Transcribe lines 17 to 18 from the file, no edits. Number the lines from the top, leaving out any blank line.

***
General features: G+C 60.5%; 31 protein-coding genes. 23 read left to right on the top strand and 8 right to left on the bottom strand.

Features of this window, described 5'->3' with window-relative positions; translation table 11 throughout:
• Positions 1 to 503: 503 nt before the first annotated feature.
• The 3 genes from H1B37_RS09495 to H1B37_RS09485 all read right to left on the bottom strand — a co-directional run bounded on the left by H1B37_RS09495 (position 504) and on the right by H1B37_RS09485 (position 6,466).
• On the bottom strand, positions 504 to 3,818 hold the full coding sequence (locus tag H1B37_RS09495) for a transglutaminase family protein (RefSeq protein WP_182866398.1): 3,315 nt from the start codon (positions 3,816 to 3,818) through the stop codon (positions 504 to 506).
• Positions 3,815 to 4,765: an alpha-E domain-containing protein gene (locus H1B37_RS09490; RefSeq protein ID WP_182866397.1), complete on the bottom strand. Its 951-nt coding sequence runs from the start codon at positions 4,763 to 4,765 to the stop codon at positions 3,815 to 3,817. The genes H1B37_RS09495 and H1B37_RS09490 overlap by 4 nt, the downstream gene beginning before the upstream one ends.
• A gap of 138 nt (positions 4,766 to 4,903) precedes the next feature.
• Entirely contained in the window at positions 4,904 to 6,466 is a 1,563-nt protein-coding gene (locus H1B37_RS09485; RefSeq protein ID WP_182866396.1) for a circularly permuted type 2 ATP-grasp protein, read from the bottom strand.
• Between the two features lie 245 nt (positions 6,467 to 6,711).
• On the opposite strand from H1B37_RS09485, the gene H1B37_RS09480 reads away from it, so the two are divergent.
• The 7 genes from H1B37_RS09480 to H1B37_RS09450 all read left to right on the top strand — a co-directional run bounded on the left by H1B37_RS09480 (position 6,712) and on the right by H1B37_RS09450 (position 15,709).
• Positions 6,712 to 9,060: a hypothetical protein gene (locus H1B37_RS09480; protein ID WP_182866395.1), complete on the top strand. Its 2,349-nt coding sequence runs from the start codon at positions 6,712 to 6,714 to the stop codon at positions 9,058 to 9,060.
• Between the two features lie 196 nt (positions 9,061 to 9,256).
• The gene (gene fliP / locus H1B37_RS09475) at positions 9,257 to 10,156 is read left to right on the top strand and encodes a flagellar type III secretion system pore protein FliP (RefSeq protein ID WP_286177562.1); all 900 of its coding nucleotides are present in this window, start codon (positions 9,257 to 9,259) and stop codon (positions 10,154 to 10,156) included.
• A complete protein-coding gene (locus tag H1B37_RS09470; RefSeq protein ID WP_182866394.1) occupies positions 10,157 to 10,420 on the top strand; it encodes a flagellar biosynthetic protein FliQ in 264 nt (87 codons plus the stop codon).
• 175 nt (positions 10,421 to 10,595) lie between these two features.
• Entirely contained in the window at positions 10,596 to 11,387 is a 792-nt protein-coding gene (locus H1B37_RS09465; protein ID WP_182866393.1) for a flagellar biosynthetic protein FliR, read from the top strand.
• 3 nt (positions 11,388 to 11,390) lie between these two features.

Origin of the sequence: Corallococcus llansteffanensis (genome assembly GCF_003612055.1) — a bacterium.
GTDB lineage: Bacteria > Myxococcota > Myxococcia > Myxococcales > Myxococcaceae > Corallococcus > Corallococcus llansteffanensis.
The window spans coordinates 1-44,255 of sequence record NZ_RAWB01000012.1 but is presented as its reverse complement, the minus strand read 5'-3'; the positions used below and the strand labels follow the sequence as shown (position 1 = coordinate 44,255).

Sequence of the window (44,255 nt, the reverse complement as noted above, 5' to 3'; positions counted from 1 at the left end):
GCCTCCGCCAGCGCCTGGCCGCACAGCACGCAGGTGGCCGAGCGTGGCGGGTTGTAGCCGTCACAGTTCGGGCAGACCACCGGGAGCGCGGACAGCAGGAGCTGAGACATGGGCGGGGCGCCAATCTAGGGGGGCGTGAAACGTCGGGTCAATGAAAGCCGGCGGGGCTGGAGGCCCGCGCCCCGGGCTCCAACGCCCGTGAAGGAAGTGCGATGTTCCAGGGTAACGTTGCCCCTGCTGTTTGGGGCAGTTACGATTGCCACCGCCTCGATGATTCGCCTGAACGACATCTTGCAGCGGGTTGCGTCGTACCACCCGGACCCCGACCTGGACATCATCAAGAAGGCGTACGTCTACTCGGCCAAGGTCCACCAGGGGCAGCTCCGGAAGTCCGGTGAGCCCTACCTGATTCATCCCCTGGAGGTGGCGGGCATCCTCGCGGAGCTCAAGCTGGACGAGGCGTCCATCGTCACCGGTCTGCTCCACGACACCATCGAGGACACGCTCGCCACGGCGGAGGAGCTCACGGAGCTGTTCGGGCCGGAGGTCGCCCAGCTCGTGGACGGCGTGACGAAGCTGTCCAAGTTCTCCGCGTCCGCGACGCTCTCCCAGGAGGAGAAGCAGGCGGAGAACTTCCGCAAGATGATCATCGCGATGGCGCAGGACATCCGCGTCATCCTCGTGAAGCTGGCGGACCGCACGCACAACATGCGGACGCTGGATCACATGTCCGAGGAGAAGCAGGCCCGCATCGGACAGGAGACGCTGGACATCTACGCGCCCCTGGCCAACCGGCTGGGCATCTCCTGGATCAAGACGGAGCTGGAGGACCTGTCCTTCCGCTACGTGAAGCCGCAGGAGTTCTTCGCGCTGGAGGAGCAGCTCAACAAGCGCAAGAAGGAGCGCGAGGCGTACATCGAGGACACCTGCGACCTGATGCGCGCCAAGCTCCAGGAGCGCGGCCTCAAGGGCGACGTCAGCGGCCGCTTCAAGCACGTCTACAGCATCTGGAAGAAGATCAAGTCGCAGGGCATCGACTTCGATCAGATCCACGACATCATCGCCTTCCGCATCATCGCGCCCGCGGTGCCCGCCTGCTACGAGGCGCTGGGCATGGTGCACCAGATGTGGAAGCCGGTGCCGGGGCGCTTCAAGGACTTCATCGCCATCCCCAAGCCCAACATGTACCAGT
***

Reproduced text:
• Entirely contained in the window at positions 10,596 to 11,387 is a 792-nt protein-coding gene (locus H1B37_RS09465; protein ID WP_182866393.1) for a flagellar biosynthetic protein FliR, read from the top strand.
• 3 nt (positions 11,388 to 11,390) lie between these two features.